Whether or not you have the knowledge needed to carry on the activity as a successful business.
Whether or not you were successful in making a profit in similar activities in the past.
Whether or not the activity makes a profit in some years, and how much profit it makes.
Whether you can expect to make a future profit from the appreciation of the assets used or created in the activity… or not.
The primary determinant is the ability to make a profit with your music career. If your efforts result in a profit in three out of five consecutive years, your activity is presumed to be a business. If you don’t meet the three-out-of-five years profit rule, then are you classified as a hobby? Not necessarily. If you can demonstrate to the CRA that you have made a genuine effort to earn a profit and that the reason you are not successful is related to special circumstances, the CRA might agree that your art is, in fact, a business.
Unfortunately, some artists will have a hard time generating profits from their music career. To increase the chance of gaining the CRA’s recognition of your business, I recommend that you run your activity in a professional, businesslike manner, such as: having business cards and stationery printed; maintaining a separate business bank account and telephone number; keeping accurate records of the time you put in; and carefully documenting all business-related expenses. Keep records of all engagements, including the ones where you didn’t get the job. Any attempt to generate revenues will support your apparent attempt to be profitable.
In Canada, there are several business structures that businesses operate through. Each has its own advantages and disadvantages, but we’ll leave that discussion for another day. The three common structures used by artists are as follows:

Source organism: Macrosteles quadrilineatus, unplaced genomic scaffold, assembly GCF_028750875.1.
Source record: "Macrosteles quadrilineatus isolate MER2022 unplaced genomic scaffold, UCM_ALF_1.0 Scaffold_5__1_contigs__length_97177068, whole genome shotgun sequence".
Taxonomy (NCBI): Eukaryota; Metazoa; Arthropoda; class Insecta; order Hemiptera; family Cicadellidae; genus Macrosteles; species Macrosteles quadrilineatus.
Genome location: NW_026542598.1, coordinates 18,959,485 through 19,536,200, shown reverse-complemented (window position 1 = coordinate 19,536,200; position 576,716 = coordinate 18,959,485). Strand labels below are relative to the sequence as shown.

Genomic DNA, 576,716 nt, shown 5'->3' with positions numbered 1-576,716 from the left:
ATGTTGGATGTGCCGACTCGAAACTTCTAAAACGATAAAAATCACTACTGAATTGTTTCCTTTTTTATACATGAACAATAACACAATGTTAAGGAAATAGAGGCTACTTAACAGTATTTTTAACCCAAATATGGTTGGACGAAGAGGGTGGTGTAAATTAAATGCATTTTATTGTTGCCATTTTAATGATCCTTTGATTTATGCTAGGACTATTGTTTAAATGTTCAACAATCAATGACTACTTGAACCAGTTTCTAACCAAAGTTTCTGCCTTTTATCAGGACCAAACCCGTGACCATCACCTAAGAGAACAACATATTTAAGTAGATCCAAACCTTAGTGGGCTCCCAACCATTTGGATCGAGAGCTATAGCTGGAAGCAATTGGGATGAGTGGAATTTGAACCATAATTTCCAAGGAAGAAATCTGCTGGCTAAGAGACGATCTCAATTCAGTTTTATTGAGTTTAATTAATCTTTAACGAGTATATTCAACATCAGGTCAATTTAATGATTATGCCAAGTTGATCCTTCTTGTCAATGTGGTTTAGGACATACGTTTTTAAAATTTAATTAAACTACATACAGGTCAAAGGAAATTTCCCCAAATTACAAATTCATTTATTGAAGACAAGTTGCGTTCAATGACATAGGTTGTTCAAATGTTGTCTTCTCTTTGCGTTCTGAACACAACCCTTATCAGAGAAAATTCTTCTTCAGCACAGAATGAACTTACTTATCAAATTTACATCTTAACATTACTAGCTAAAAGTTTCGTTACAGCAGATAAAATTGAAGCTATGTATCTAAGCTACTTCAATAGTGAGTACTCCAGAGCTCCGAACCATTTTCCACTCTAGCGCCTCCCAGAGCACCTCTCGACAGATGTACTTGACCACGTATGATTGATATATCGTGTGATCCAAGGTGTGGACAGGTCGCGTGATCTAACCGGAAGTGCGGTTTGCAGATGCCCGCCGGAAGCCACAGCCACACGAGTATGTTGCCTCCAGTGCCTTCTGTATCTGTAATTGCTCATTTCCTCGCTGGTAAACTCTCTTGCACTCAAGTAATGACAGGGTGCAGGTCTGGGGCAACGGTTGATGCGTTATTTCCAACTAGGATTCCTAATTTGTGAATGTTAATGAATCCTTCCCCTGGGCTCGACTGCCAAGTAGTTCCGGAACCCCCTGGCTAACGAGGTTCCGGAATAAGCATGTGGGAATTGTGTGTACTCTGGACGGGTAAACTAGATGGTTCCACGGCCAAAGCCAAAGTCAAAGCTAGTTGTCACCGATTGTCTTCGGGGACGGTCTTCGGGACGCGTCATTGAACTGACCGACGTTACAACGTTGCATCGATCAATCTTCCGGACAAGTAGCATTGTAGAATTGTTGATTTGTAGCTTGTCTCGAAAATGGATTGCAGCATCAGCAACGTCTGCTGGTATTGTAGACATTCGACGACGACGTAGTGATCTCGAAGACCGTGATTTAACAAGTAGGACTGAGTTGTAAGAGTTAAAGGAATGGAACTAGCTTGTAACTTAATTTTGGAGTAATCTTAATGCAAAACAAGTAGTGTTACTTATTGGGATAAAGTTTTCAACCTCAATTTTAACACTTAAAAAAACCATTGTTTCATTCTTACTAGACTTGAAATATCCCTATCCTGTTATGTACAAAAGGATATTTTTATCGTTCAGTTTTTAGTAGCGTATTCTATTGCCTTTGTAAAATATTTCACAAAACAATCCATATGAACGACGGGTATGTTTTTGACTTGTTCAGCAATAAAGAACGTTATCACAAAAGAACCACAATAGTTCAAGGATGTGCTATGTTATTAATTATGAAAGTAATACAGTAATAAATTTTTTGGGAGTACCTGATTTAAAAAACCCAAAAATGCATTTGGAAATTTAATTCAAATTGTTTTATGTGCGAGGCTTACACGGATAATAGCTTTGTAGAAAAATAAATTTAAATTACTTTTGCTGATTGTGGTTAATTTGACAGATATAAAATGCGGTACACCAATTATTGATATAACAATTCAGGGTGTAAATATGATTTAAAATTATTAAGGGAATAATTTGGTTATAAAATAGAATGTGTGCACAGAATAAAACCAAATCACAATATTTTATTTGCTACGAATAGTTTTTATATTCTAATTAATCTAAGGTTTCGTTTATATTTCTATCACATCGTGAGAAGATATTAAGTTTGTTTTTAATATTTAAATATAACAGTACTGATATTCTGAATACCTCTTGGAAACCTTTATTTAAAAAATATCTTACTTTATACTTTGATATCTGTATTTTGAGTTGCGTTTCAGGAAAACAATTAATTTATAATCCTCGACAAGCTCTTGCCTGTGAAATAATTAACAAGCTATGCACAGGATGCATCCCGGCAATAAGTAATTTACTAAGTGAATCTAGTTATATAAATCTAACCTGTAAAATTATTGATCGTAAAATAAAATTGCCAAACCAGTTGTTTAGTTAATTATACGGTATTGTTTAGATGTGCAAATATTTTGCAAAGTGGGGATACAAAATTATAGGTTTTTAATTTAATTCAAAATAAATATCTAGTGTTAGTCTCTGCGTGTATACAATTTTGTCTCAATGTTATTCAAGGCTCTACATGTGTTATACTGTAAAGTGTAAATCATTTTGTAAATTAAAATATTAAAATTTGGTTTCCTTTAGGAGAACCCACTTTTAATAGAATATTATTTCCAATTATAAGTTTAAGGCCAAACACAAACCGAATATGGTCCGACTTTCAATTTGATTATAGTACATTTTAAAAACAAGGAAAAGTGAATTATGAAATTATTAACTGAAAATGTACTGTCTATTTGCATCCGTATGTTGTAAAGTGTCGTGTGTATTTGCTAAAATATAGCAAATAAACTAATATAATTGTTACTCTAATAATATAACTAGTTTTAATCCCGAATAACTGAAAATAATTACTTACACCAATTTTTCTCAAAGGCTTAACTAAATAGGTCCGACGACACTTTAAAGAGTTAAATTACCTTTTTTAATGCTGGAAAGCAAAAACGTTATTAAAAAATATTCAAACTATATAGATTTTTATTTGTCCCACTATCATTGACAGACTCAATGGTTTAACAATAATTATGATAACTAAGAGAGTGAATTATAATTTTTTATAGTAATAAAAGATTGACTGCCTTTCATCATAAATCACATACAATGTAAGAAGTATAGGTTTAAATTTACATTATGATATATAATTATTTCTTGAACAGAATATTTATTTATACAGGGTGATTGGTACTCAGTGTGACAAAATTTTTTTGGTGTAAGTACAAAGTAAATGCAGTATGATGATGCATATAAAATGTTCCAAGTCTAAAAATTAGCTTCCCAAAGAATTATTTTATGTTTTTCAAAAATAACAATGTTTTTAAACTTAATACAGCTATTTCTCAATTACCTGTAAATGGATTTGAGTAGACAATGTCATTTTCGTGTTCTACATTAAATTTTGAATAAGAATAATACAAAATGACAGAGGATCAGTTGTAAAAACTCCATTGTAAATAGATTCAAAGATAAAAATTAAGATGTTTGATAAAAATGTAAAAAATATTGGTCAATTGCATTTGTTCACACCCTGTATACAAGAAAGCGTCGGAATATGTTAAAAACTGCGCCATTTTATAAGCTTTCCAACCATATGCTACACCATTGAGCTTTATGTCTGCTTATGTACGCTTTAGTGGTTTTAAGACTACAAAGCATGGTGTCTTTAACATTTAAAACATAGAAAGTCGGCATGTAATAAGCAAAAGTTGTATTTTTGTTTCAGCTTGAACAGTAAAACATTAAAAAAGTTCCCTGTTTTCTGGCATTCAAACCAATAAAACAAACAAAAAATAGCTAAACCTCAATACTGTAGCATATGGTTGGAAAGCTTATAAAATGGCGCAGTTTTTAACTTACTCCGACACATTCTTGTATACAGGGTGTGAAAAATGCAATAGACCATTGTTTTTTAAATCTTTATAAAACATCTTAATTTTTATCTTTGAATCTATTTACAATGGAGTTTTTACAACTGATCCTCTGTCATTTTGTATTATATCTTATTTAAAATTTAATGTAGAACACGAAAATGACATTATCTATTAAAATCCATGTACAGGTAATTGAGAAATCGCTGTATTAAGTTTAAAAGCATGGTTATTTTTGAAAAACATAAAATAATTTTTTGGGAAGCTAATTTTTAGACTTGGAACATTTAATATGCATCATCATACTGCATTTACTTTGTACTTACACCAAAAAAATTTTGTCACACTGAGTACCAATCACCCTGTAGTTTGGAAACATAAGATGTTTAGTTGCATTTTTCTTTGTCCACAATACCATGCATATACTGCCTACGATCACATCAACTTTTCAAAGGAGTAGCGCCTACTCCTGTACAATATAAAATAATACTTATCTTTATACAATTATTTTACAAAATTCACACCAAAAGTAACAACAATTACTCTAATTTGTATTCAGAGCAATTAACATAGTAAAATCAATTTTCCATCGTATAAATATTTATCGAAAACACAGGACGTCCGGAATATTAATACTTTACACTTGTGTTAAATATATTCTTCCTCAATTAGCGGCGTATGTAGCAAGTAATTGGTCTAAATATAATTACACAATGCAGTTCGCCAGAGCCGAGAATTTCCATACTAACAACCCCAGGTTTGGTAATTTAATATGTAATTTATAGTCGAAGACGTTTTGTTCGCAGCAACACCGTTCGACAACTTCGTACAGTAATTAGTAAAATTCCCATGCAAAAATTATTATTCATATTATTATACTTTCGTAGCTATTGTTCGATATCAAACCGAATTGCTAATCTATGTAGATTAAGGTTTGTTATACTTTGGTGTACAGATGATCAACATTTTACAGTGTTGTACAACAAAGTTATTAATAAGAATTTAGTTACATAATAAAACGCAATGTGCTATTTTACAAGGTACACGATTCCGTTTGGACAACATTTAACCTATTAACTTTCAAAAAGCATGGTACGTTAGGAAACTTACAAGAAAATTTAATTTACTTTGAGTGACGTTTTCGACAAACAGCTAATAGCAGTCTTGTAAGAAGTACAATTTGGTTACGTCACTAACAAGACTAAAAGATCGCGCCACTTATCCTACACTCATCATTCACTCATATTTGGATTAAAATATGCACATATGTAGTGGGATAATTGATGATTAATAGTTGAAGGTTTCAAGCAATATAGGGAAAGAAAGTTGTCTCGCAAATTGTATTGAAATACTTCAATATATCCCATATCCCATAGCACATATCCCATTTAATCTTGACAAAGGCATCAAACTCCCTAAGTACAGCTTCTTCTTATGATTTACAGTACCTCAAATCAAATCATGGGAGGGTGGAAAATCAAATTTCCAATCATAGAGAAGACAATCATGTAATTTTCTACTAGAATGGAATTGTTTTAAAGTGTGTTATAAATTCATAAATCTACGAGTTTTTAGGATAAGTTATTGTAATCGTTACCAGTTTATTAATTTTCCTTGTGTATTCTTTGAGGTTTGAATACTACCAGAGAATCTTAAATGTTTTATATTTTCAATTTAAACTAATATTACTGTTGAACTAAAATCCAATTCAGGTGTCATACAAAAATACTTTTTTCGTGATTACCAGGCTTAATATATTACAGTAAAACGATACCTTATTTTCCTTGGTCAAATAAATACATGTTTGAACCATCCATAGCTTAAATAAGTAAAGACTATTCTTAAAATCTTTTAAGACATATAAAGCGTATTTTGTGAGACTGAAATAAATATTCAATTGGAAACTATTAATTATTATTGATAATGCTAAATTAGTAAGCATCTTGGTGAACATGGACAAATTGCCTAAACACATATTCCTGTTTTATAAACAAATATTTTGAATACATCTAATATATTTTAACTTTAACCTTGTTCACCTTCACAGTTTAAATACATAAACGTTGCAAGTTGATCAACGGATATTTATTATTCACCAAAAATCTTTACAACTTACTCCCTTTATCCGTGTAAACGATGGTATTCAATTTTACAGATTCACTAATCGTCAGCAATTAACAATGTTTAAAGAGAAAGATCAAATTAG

Self-employed (also known as a Sole Proprietorship)
Most individual artists are usually self-employed, which means that they will be required to file their income and expenses on their personal tax return – T1 Income Tax and Benefit Return on Form T2125, Statement of Business and Professional activities.
Many of the more accomplished artists and bands set up a corporation to operate their business for liability purposes and for some tax planning opportunities, but corporations are expensive to maintain. If you’re an artist who is in the early stages of your career and are considering operating through a corporation, I would highly recommend getting a second opinion on this matter, as it might make more sense to simply operate as self-employed. Sadly, some professionals recommend forming a corporation so they can charge more fees for maintaining that corporation.
A partnership is essentially an agreement by two or more people to operate an unincorporated business. Depending on the type of partnership, this could be complicated or simple; ultimately, you will record your portion of expenses on your personal tax return.
It is strongly recommended that you discuss your situation with a professionally registered accountant. This article is strictly for creating awareness and is not meant to be tax advice.
If you would like to discuss this matter, I could be reached at 416-313-2993 or at email@example.com